So this is basically an ’80s-style team of burners, in the mold of the Whitey Herzog St. Louis Cardinals,3Who, incidentally, faced the Royals in the 1985 World Series (and lost). dropped down into the modern major leagues. And Kansas City’s speedsters are off to a blazing start already, easily leading baseball in Speed Score through the first weekend of the season with an eye-popping 8.5 mark. (The MLB average is about 4.4 in recent seasons, with the leader topping out around 5.4 most years.)The Royals’ next step, though, is turning all that speed into more tangible results. Perhaps most surprising in Kansas City’s portfolio of badness last year is that the team was somehow MLB’s fifth-worst at base running (according to BsR) despite the steals-leading presence of Merrifield atop the lineup for most of the year. The Royals’ speed was above average — if not quite as impressive as this season — but they didn’t use it well, particularly between bases in advancement scenarios. According to FanGraphs, K.C. lost 12 runs (more than an entire win) relative to the average team in base-running situations that didn’t involve steals. One of the ways K.C. can improve this year is to deploy its running game in a smarter way, using it to take advantage when opponents inevitably offer up chances to take extra bases.That’s an area in which Kansas City might take a cue from its 2014-15 teams, which were legendary for their opportunism on the base paths. Take the famous ninth-inning play that extended Game 5 of the 2015 World Series: Eric Hosmer’s heads-up sprint from third base to home on a weak groundout, a daring piece of aggressive base running that forced an errant throw by Mets first baseman Lucas Duda and tied the ballgame. The Royals would eventually score five 12th-inning runs off New York’s beleaguered bullpen to secure the championship.Hosmer (career Speed Score: 4.0) wasn’t even fast, so imagine how much more damage Hamilton, Mondesi, Merrifield and friends could do if they pick their base-running spots correctly. Along the same lines, Kansas City is also hoping this speedy roster can emulate the 2015 Royals’ defense, which according to FanGraphs was the best in baseball in terms of runs saved relative to average.Larger issues, such as the team’s dismal .305 on-base percentage last season, might place hard limits on how much value Kansas City can get out of its speed this year. (Even Sunday, the team was being no-hit by Chicago’s Lucas Giolito — owner of a career 5.48 earned run average going into the game — into the seventh inning.) But no matter what, it should at least be more worthwhile to watch the fleet Royals this season, both for the entertainment of all those steals and as an experiment in against-the-grain team-building.Check out our latest MLB predictions. With a blazing average of 4.07 seconds to first base — that’s 15.1 miles per hour — Kansas City Royals shortstop Adalberto Mondesi was one of the fastest players in Major League Baseball last season. But this year, he’s not even the fastest player on his own team. That honor belongs to new center fielder Billy Hamilton, who runs to first in an astonishing 3.94 seconds. Fourth outfielder Terrance Gore might not be much slower, either, and none of those guys is even the reigning MLB leader in stolen bases — which K.C. right fielder Whit Merrifield happens to be. These are the 2019 Royals: The fastest baseball team assembled in years.It was clear from the start that this team’s identity would be all about running as fast as possible: “We want to be a motion team,” general manager Dayton Moore told MLB.com in February. “We have to be elite at some aspects of the game, and defense and speed is something we can be elite at.” And Kansas City has already put that speed to good use in its season-opening games against the Chicago White Sox, with Merrifield and Chris Owings swiping three combined bases and Mondesi hitting two triples in a 2-1 series victory.If the 2014 and 2015 Royals were an experiment in whether a talented small-ball team could win a championship in the modern game (it worked), this year’s version will be more about how much pure speed can make up for a lack of talent in other areas. The Royals might not be “good” per se — but in an era when just about every team is constructed according to the blueprint of advanced analytics, they will be different, and that might have value in itself.Certainly last season’s Royals could not have been described as anything other than abysmal. K.C. went 58-104, the team’s worst record in 13 years, and had only five regulars1Meaning they logged at least 2 percent of available team playing time between plate appearances and (leverage-weighted) innings pitched. in common with the 2015 championship club: Alex Gordon, Salvador Perez, Alcides Escobar, Danny Duffy and Mike Moustakas. (Moustakas was then traded to Milwaukee in July; Escobar signed with the White Sox over the offseason.) The Royals were sixth-to-last in scoring and fourth-worst in runs allowed, with a defense tied as the fourth-least efficient in baseball. This was far removed from the team that celebrated the franchise’s second world title just three years earlier.This year’s team is projected to be better yet still far from first place. The preseason FiveThirtyEight forecast called for Kansas City to improve all the way to 70 wins, though most of that change could be attributed to regression toward the mean rather than any specific additions. (In fact, K.C.’s most notable roster development since last fall was the news that Perez, a six-time All-Star, would miss the whole 2019 season with an elbow injury.) The projections were also low on both the 2014 and 2015 Royals, getting blindsided entirely by their World Series runs, but at least those teams had established, scout-approved talent with some sort of a track record and upside. The 2019 Royals don’t pass the eye test any more than they impress the computers.The projected speed in this lineup, however, is the genuine article. According to FanGraphs’ preseason depth chart projections, Royal hitters were forecast to swipe 168 bases this year, which represented 6.2 percent of the total steals predicted for all of MLB.2Including players who were free agents in spring training but were still predicted to sign somewhere and accumulate some steals by season’s end. If Kansas City hits that benchmark, it would become only the sixth team since 1996 to claim at least 6.2 percent of leaguewide stolen bases. The 2016 Brewers did it recently, but mostly that rate was a hallmark of teams from the 1960s, ’70s and ’80s, when gaudy steal totals were the norm and not every team had settled into similar offensive philosophies guided by sabermetrics.The speed of these Royals emerges in other metrics as well. I filtered down every opening day lineup since 1950 for those that contained at least eight players who had logged 200 or more plate appearances during the previous year. Then, for each lineup, I averaged two numbers from its players in the season before: Speed Score — a Bill James invention that estimates raw speed by combining stolen bases (both attempts and successes), triples and runs scored as a percentage of times on base — and FanGraphs’ Base Running (BsR) statistic, which quantifies the run value of every base-running action (including steals and advancement on other events). The 2019 Royals’ average Speed Score is tied for 24th since 1950, and its average BsR per 600 plate appearances ranks 71st; only 12 opening day lineups were faster by both measures, and half of those played during the nine-season span from 1978 to 1986, a heyday for running teams.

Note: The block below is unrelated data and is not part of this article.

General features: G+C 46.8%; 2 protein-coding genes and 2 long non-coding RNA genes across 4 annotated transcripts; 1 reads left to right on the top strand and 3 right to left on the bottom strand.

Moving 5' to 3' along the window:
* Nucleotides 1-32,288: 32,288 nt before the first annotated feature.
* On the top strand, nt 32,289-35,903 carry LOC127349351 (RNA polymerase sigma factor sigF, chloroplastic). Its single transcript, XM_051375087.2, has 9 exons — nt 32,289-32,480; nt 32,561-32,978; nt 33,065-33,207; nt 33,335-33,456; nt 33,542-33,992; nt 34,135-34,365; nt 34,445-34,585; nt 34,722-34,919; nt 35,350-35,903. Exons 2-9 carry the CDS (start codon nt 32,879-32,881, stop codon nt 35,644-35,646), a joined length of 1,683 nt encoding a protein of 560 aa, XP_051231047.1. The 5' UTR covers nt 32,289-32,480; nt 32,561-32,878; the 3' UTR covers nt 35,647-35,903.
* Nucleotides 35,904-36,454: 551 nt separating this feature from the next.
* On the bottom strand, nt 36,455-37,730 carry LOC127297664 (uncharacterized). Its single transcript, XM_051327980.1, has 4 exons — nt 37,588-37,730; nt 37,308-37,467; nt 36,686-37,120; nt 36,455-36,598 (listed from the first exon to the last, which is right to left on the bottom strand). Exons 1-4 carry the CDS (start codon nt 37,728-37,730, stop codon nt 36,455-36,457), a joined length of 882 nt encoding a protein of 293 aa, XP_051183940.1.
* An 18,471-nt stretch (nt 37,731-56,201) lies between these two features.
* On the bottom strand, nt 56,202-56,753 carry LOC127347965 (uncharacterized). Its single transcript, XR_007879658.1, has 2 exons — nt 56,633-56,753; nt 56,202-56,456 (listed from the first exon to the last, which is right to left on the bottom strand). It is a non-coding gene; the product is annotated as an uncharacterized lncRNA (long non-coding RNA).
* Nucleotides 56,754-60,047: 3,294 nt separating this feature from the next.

Harden FT rateNBA FT rate 2017-18.502.345-126.96.36.19976.0 Harden’s foul-drawing prowess is muted in the playoffsChange in free-throw rate (FTA/FGA) between the regular season and playoffs for James Harden and the entire NBA, 2015-19 Avg..511.424-17.1.265.2795.4 From ABC News: YearReg SeasonPlayoffs% ChangeReg SeasonPlayoffs% Change Source: Basketball-Reference.com 2018-19.449.371-17.4.259.2808.1 2016-17.575.528-8.2.271.2855.2 Mike D’Antoni has seen a number of close misses throughout his career, with his teams coming up just short of clearing the highest bar to claim an NBA championship.Having been through that pain before, the Rockets coach knew that this most recent playoff exit — in which Houston lost to Golden State in six games — would rank right up there with the other heartbreaks. “This one’s gonna leave a mark,” he said shortly after his club was ousted on Friday by the Warriors, who took the series despite playing the final five quarters without injured superstar Kevin Durant. “This is not just something you get over with. I’m definitely not gonna get over it in this press conference, or tomorrow, or the next day.”Regardless of how long it takes D’Antoni and the Rockets to move on from their playoff elimination, at some point Houston will have to decide whether it’s time to try a different route — in either strategy, roster construction or both — or to simply stay the course.Some will undoubtedly argue that Houston is due for a change at this point, after having been bounced from the playoffs by the Warriors for the fourth time in five seasons. After all, the Rockets have long been the NBA’s biggest outlier in terms of strategy. No offense takes more 3-pointers, and no defense is more liberal in how often it switches — a strategy that hurt Houston on the defensive glass in Games 5 and 6.But for as unsatisfying as it sounds in the wake of yet another loss to the same team, there may not actually be anything intrinsically flawed about the Rockets’ construction. They lost this year’s series by a total of 11 points over six games, with every game decided by 6 points or fewer — the first series in NBA playoff history to hold that distinction. Along the way, the Rockets also got to the line more often and snagged more rebounds. Houston shot more efficiently than Golden State and limited the Warriors’ fabled shot-making ability for most of the series. As much as James Harden and Co. are hearing it for not “stepping on the throat” of the Warriors late in Games 5 and 6, Houston played Golden State relatively evenly during these past couple weeks. The Rockets were just a few toss-up plays away from wins that would have left us with a totally different narrative about their season.The challenge for general manager Daryl Morey — perhaps one he is uniquely suited to face — is figuring out how much of the Rockets’ playoff malaise is simply an artifact of winning bias (our tendency to explain things through the lens of the final outcome) and how much of Houston’s actual process does need to be changed. The cruelly ironic way the team lost last season, when the most prolific 3-point shooting team in NBA history missed 27 consecutive threes in a Game 7, already put to the test any belief that Houston’s luck would eventually even out. (We estimated the odds of that cold streak at 1 in 72,000.) Then there’s the seeming improbability of a player as great as Chris Paul — who, for the record, played a terrific game Friday — making only one conference final (and no NBA Finals) in his career. At a certain point, you have to wonder whether this is simply the unluckiest team ever or if variance ceases to be an adequate explanation for a team repeatedly coming up short.After this latest crushing loss, there are a few factors that might be legitimate areas of concern for the Rockets. For one thing, the rate at which Harden gets to the free-throw line has declined in each of his past four postseason runs, by an average of 17.1 percent, even as the league’s free-throw rate has increased in the playoffs by an average of 5.4 percent in the same span. Harden still scored a ton of points this postseason, but with his trademark ability to draw fouls lessened, he went from an otherworldly combination of offensive efficiency and volume to a more terrestrial class of Hall of Famer.Relatedly, the Rockets may also need to take a hard look at how backcourt-centric their offense has become. They got 79 percent of their scoring from guards or guard-forwards against Golden State, with $90 million big man Clint Capela notching only 8.8 points per game and rarely justifying his presence on the floor. (His plus/minus per 100 possessions in the series was -15.2.) The rigidity of Houston’s roles makes it easier for the team to fill a roster around the famously ball-dominant Harden, but it may also make the Rockets more susceptible to matchup difficulties in the playoffs. It doesn’t help matters when those supposed 3-and-D role players, who helped fill out a top-10 defensive unit during the regular season, can’t do much to slow down the opponent at the other end of the court — which was certainly the case in the fourth quarter of Game 6, in which Stephen Curry logged 23 points.Houston suffers from its lack of bench depth, which could get even worse next year if Austin Rivers signs with a team that has more financial flexibility. Then there’s perhaps the most obvious issue: that the Rockets may need more creativity and firepower than Harden and an aging Paul can provide on their own as efficient 1-on-1 specialists. Houston tried to address this by signing Carmelo Anthony, but that experiment lasted only 10 games before the front office decided to cut bait. Still, finding a third high-level player who can create his own shot — or a fourth, depending on how you feel about Eric Gordon — would make a world of difference. But the Rockets likely lack the cap space or assets to obtain one.Because of these deficiencies, it might feel futile for the Rockets to simply run it back again with a similar group and a similar game plan. But if they do, as things stand now,1We still have to see what the L.A. teams do with all their cap space. The Lakers could become interesting if they sign a star free agent to pair with LeBron James, while the Clippers — who have no All-Stars on their roster — have a good thing going and plenty of cap space to offer, too. the Rockets would probably remain the Western Conference team with the best chance of knocking off the Warriors next season. The team doesn’t have much financial wiggle room to improve around its core, having committed $107 million to its top four players — Paul, Harden, Capela and Gordon — for 2019-20. But one underrated advantage of staying the course for Houston is that Golden State itself could be weakened if Kevin Durant leaves via free agency this summer. Even for a dynasty with unusual staying power, the Warriors can’t dominate the West forever.For now, however, the Rockets are looking like this decade’s version of the ’90s Utah Jazz, a talented team that couldn’t quite get over the hump against an all-time dynasty. And the fear of that close-but-no-cigar stagnation continuing figures to leave both D’Antoni and Morey thinking of tweaks that would allow Houston to take the next step.Check out our latest NBA predictions. 2015-16.518.450-13.1%.276.283+2.5%